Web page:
Feeds

HP grants little telcos NonStop rights

Pay less for the very best

High performance access to file storage

HP wants to give the poor, huddled masses of telecommunications companies in developing countries a chance to buy its very best gear. So, the vendor today rolled out the NonStop NS3000AC server - a more moderately priced, always on system.

The new box stands as HP's very first NonStop server targeted at small- to mid-sized customers in "emerging markets" such as Eastern Europe, Africa, the Middle East and Latin America. To craft an affordable box for this crowd, HP has basically stripped out a lot of the components needed to meet NEBS compliance - a telco standard that ensures hardware can withstand harsh conditions such as earthquakes or extreme temperatures. The end result is a server that starts around $350,000 instead of $500,000 as with typical NonStop telco gear.

"These new servers are designed for smaller operations that are coming under increasing competitive pressure to up their availability," said Bob Kossler, a director of product management at HP.

The NonStop line, which made its way to HP via Tandem and Compaq, has long proved popular with telcos, financial institutions and others that demand resilient servers. As Kossler noted, HP now believes that smaller telcos are willing to pay for such performance as well, since their customers have started to expect always available wireless service, for example. Heck, maybe some massive US telcos will shell out for the new systems, so that our cell phones can work all the time too.

As the name indicates, the NS3000AC is an AC powered box. The base model system ships with 1.6GHz (6MB of cache) single core versions of Intel's "Montecito" flavor of Itanium. Customers will find one chip per 2U blade module, with a minimum configuration of two blade modules. They can then expand with up to four of the blade modules (8U) per 42U rack. You can compare the configurations and other telco systems here.

Customers can outfit the server with between 4GB and 8GB of memory and connect up to 9TB of disk.

Along with the hardware, HP bundles the NonStop operating system, some telco middleware and a SQL/MX database. The company reckons that the software trappings should make life easier on smaller customers as well.

"We provide the entire infrastructure immediately, and you just think about what applications to run on it" Kossler said. "It's pretty much plug and play."

Isn't it always? ®

High performance access to file storage

More from The Register

next story
Seagate brings out 6TB HDD, did not need NO STEENKIN' SHINGLES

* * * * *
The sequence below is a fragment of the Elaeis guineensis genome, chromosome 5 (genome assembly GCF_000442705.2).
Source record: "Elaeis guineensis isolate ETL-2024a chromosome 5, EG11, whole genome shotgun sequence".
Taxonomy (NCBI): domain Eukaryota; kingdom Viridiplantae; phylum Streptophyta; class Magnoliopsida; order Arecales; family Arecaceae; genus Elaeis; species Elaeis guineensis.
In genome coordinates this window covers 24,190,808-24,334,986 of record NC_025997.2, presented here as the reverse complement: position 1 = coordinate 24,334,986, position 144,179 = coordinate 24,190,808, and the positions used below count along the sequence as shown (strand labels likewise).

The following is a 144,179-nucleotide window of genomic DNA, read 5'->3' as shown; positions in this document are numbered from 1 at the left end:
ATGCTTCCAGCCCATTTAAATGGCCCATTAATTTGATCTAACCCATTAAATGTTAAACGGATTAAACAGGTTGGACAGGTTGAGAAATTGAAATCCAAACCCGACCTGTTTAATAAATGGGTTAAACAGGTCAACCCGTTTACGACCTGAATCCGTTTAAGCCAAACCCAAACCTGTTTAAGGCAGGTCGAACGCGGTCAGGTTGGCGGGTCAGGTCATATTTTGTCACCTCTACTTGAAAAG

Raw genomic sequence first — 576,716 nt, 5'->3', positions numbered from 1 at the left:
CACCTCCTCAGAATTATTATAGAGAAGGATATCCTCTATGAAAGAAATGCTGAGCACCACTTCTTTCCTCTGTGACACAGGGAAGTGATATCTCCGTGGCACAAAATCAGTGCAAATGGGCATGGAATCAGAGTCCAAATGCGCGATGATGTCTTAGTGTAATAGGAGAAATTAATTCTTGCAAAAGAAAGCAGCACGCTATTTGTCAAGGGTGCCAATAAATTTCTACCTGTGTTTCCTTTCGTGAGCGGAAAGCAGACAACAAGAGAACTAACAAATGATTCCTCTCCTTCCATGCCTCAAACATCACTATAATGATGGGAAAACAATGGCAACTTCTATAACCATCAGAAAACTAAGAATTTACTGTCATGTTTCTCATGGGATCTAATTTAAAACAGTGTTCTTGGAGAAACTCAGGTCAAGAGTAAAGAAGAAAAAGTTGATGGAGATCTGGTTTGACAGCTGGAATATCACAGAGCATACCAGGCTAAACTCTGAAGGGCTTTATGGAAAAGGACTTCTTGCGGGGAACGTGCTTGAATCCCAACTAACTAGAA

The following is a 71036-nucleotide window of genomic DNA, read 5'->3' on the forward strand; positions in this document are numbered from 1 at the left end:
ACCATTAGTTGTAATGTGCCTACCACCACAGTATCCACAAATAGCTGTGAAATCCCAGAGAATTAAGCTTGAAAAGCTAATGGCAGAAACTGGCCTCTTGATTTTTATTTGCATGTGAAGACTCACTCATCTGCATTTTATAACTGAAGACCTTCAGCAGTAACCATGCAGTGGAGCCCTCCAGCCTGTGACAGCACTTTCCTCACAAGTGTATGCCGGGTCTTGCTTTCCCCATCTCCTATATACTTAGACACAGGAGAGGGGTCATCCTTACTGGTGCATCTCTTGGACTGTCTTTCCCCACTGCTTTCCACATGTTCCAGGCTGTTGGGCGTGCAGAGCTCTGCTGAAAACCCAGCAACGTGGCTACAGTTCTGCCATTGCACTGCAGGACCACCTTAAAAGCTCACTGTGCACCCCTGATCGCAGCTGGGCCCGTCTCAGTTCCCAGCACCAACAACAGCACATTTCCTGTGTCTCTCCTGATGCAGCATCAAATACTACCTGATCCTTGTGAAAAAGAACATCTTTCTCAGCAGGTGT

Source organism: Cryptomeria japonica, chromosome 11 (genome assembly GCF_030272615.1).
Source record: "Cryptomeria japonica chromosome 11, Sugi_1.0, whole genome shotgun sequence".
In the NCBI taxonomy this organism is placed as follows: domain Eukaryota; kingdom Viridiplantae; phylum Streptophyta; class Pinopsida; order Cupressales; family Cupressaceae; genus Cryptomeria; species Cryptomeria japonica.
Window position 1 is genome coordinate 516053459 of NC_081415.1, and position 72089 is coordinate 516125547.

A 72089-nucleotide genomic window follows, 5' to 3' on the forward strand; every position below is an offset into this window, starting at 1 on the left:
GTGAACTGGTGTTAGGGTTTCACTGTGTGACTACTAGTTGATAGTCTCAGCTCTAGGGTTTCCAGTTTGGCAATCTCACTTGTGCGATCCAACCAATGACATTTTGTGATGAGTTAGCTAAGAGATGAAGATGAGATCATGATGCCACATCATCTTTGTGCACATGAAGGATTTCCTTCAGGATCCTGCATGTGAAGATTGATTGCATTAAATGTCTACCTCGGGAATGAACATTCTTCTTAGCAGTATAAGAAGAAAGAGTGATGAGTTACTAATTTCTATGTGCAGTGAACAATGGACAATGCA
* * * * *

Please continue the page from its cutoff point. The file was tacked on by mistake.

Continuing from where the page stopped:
Or helium filling either, according to reports
European Court of Justice rips up Data Retention Directive
Rules 'interfering' measure to be 'invalid'
Dropbox defends fantastically badly timed Condoleezza Rice appointment
'Nothing is going to change with Dr. Rice's appointment,' file sharer promises
Cisco reps flog Whiptail's Invicta arrays against EMC and Pure
Storage reseller report reveals who's selling what
Bored with trading oil and gold? Why not flog some CLOUD servers?
Chicago Mercantile Exchange plans cloud spot exchange
Just what could be inside Dropbox's new 'Home For Life'?
Biz apps, messaging, photos, email, more storage – sorry, did you think there would be cake?
IT bods: How long does it take YOU to train up on new tech?
I'll leave my arrays to do the hard work, if you don't mind
prev story

Whitepapers

Mainstay ROI - Does application security pay?
In this whitepaper learn how you and your enterprise might benefit from better software security.
Five 3D headsets to be won!
We were so impressed by the Durovis Dive headset we’ve asked the company to give some away to Reg readers.
3 Big data security analytics techniques
Applying these Big Data security analytics techniques can help you make your business safer by detecting attacks early, before significant damage is done.
The benefits of software based PBX
Why you should break free from your proprietary PBX and how to leverage your existing server hardware.
Mobile application security study
Download this report to see the alarming realities regarding the sheer number of applications vulnerable to attack, as well as the most common and easily addressable vulnerability errors.